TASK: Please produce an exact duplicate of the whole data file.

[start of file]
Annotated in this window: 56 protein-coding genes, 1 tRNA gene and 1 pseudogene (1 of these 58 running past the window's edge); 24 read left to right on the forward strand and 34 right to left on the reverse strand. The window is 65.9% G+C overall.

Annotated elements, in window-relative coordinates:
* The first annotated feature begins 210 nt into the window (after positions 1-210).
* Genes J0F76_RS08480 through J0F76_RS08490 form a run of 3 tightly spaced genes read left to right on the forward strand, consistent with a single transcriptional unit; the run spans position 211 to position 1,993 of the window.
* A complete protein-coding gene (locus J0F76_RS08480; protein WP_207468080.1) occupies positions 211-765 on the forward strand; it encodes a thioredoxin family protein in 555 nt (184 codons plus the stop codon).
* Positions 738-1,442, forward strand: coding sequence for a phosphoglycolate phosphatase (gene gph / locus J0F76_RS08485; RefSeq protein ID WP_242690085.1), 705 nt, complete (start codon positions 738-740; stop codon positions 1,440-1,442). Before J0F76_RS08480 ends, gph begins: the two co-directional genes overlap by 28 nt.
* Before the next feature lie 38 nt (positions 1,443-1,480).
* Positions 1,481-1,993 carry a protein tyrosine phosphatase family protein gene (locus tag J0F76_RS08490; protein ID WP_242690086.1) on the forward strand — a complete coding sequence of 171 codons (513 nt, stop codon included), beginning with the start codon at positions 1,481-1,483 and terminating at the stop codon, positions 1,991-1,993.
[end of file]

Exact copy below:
Annotated in this window: 56 protein-coding genes, 1 tRNA gene and 1 pseudogene (1 of these 58 running past the window's edge); 24 read left to right on the forward strand and 34 right to left on the reverse strand. The window is 65.9% G+C overall.

Annotated elements, in window-relative coordinates:
* The first annotated feature begins 210 nt into the window (after positions 1-210).
* Genes J0F76_RS08480 through J0F76_RS08490 form a run of 3 tightly spaced genes read left to right on the forward strand, consistent with a single transcriptional unit; the run spans position 211 to position 1,993 of the window.
* A complete protein-coding gene (locus J0F76_RS08480; protein WP_207468080.1) occupies positions 211-765 on the forward strand; it encodes a thioredoxin family protein in 555 nt (184 codons plus the stop codon).
* Positions 738-1,442, forward strand: coding sequence for a phosphoglycolate phosphatase (gene gph / locus J0F76_RS08485; RefSeq protein ID WP_242690085.1), 705 nt, complete (start codon positions 738-740; stop codon positions 1,440-1,442). Before J0F76_RS08480 ends, gph begins: the two co-directional genes overlap by 28 nt.
* Before the next feature lie 38 nt (positions 1,443-1,480).
* Positions 1,481-1,993 carry a protein tyrosine phosphatase family protein gene (locus tag J0F76_RS08490; protein ID WP_242690086.1) on the forward strand — a complete coding sequence of 171 codons (513 nt, stop codon included), beginning with the start codon at positions 1,481-1,483 and terminating at the stop codon, positions 1,991-1,993.